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Open Access Review

Admission prevention in COPD: non-pharmacological management

Eui-Sik Suh12*, Swapna Mandal12 and Nicholas Hart123

Author Affiliations

1 Lane Fox Clinical Respiratory Physiology Research Centre, Guy’s and St Thomas’ NHS Foundation Trust, London, UK

2 Division of Asthma, Allergy and Lung Biology, King’s College London, London, UK

3 Lane Fox Respiratory Unit, Guy’s and St Thomas’ NHS Foundation Trust, London, UK

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BMC Medicine 2013, 11:247  doi:10.1186/1741-7015-11-247

Published: 20 November 2013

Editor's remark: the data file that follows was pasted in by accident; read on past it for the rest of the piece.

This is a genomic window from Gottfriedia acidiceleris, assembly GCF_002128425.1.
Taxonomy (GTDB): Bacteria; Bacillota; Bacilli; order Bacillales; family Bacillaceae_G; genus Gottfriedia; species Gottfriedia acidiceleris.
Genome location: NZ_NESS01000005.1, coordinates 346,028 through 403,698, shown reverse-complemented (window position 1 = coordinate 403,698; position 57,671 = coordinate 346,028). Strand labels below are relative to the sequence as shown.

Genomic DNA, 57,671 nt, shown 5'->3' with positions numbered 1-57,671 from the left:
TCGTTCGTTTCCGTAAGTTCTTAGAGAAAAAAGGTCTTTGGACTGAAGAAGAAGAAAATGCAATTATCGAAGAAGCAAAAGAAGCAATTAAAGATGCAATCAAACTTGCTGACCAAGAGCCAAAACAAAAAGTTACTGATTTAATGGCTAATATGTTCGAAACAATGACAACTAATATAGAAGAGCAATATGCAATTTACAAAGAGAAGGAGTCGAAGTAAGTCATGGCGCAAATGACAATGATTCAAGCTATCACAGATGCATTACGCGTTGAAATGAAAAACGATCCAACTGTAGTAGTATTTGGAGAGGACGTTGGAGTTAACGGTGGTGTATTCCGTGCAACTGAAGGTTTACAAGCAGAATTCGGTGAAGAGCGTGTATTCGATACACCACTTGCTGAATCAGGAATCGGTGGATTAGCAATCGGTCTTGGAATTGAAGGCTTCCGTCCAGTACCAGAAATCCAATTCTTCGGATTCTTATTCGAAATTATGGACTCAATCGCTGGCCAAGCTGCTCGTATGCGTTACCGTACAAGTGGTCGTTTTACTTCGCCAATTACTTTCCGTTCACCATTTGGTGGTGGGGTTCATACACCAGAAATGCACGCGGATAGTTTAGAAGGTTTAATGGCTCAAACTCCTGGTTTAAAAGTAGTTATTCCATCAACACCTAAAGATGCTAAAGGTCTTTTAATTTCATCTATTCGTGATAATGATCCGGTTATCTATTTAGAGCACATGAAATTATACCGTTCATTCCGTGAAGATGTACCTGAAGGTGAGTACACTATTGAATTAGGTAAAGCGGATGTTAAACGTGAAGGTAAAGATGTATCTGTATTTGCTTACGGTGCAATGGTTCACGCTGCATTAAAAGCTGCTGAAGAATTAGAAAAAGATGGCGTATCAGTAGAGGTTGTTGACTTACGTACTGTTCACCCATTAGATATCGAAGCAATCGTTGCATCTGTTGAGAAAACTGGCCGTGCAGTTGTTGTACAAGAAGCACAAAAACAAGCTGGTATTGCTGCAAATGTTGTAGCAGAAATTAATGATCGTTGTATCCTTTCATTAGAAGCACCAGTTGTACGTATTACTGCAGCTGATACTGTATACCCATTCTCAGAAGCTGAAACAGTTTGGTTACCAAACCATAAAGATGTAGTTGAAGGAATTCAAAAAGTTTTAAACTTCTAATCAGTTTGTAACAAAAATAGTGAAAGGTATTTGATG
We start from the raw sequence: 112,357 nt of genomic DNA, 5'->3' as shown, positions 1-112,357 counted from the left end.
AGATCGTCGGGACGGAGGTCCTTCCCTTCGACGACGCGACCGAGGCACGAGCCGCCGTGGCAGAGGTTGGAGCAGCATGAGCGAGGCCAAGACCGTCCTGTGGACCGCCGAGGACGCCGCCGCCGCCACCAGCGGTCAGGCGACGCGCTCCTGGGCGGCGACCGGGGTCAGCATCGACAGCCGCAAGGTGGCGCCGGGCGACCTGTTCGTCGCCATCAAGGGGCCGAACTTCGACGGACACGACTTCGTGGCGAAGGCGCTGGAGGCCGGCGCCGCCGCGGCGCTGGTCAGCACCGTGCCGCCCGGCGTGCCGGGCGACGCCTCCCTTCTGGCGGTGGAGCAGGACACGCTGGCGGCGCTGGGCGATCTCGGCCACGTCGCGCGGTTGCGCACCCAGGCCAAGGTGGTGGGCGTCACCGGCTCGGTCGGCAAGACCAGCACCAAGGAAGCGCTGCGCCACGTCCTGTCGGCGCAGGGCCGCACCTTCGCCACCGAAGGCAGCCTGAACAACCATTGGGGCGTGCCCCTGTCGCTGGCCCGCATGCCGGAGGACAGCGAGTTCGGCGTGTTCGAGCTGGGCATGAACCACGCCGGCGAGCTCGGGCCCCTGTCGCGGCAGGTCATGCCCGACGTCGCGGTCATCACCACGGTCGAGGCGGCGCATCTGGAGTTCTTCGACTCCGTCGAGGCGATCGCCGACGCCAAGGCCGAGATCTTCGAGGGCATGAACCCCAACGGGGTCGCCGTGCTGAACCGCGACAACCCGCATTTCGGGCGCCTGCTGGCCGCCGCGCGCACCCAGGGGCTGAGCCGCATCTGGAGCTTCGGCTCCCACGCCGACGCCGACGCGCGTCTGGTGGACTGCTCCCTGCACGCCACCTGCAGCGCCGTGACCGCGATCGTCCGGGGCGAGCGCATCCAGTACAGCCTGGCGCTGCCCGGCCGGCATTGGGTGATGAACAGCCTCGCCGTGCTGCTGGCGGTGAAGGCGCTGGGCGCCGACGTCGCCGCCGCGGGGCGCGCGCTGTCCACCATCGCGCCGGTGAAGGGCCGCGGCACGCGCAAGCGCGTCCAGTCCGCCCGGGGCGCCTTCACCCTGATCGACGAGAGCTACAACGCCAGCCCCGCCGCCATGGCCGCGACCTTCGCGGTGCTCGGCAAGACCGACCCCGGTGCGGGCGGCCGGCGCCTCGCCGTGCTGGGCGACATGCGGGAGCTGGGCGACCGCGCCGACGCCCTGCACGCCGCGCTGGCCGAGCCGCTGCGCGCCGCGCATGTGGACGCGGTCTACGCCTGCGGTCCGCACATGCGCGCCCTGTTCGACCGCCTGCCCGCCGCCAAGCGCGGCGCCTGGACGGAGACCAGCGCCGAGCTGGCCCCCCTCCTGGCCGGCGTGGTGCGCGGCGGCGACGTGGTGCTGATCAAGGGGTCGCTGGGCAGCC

Exacerbations of chronic obstructive pulmonary disease (COPD) are one of the commonest causes of hospital admission in Europe, Australasia, and North America. These adverse events have a large effect on the health status of the patients and impose a heavy burden on healthcare systems. While we acknowledge the contribution of pharmacotherapies to exacerbation prevention, our interpretation of the data is that exacerbations continue to be a major burden to individuals and healthcare systems, therefore, there remains great scope for other therapies to influence exacerbation frequency and preservation of quality of life. In this review, the benefits and limitations of pulmonary rehabilitation, non-invasive ventilation, smoking cessation, and long-term oxygen therapy are discussed. In addition, supported discharge, advanced care coordination, and telehealth programs to improve clinical outcome are reviewed as future directions for the management of COPD.

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